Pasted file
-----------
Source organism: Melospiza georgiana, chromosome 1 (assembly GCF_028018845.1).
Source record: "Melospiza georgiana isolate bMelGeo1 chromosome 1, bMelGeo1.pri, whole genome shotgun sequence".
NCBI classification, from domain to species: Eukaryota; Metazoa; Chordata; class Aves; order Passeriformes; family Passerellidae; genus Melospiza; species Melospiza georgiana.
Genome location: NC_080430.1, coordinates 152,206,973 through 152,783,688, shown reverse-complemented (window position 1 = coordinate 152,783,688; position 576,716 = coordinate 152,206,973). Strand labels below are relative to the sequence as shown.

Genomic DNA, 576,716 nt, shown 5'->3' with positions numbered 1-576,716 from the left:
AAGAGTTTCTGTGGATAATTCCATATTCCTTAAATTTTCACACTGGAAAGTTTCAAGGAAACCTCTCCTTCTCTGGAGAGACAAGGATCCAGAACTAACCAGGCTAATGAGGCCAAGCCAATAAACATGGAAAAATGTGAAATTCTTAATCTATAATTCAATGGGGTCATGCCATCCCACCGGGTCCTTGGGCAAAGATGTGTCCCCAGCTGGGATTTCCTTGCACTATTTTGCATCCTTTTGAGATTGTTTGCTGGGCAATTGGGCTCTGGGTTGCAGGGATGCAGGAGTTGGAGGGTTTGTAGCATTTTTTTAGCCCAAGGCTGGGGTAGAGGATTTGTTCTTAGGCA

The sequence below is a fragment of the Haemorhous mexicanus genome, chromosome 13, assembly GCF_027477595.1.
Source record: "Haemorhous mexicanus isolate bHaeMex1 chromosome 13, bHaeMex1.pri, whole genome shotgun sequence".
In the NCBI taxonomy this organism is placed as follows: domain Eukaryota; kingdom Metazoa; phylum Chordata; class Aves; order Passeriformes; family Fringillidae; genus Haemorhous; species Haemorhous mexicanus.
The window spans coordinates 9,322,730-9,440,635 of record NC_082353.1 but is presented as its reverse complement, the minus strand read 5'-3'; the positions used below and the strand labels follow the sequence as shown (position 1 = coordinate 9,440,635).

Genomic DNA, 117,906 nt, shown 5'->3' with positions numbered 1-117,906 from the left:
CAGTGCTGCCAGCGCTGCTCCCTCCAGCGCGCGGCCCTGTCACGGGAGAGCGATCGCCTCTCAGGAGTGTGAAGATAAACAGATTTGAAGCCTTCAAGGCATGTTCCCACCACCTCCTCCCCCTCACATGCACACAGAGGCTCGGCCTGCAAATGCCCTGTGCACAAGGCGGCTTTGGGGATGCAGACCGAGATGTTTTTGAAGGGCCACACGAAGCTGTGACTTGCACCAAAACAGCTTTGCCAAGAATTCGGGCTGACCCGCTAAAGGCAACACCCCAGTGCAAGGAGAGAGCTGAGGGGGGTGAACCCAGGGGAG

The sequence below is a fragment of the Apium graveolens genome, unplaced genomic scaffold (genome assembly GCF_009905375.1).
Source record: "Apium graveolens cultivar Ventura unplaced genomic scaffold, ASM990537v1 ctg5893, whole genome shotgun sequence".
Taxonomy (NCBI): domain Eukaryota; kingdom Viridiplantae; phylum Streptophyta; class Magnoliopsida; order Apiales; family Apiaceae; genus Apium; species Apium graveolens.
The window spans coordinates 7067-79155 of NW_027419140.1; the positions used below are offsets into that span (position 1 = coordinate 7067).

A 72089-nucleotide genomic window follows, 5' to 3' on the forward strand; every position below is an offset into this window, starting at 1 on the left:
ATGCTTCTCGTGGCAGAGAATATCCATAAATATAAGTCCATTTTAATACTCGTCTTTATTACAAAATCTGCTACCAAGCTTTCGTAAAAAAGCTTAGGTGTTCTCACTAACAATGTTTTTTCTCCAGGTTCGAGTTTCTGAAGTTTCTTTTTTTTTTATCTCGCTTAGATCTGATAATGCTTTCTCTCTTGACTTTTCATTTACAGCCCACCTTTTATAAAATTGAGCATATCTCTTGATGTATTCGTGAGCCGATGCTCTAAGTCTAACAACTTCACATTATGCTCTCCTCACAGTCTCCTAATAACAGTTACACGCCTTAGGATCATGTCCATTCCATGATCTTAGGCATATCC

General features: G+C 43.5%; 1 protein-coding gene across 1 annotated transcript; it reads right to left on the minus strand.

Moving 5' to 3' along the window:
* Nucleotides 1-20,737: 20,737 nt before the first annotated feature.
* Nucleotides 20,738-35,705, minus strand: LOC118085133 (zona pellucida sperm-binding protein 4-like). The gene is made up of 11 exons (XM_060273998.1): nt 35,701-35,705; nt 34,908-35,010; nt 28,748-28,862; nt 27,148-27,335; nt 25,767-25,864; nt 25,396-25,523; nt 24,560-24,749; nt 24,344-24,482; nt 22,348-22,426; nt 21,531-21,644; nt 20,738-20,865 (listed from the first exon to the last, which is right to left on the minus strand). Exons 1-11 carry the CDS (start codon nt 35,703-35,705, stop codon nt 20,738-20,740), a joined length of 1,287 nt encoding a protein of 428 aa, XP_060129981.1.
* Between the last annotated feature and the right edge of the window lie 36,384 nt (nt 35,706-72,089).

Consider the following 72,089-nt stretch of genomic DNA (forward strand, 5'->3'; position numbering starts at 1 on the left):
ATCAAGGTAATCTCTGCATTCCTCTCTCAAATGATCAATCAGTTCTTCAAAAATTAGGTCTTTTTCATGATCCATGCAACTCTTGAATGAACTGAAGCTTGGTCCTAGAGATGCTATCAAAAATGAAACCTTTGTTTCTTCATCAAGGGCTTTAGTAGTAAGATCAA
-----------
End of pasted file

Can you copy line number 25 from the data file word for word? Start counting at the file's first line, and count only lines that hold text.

ATCAAGGTAATCTCTGCATTCCTCTCTCAAATGATCAATCAGTTCTTCAAAAATTAGGTCTTTTTCATGATCCATGCAACTCTTGAATGAACTGAAGCTTGGTCCTAGAGATGCTATCAAAAATGAAACCTTTGTTTCTTCATCAAGGGCTTTAGTAGTAAGATCAA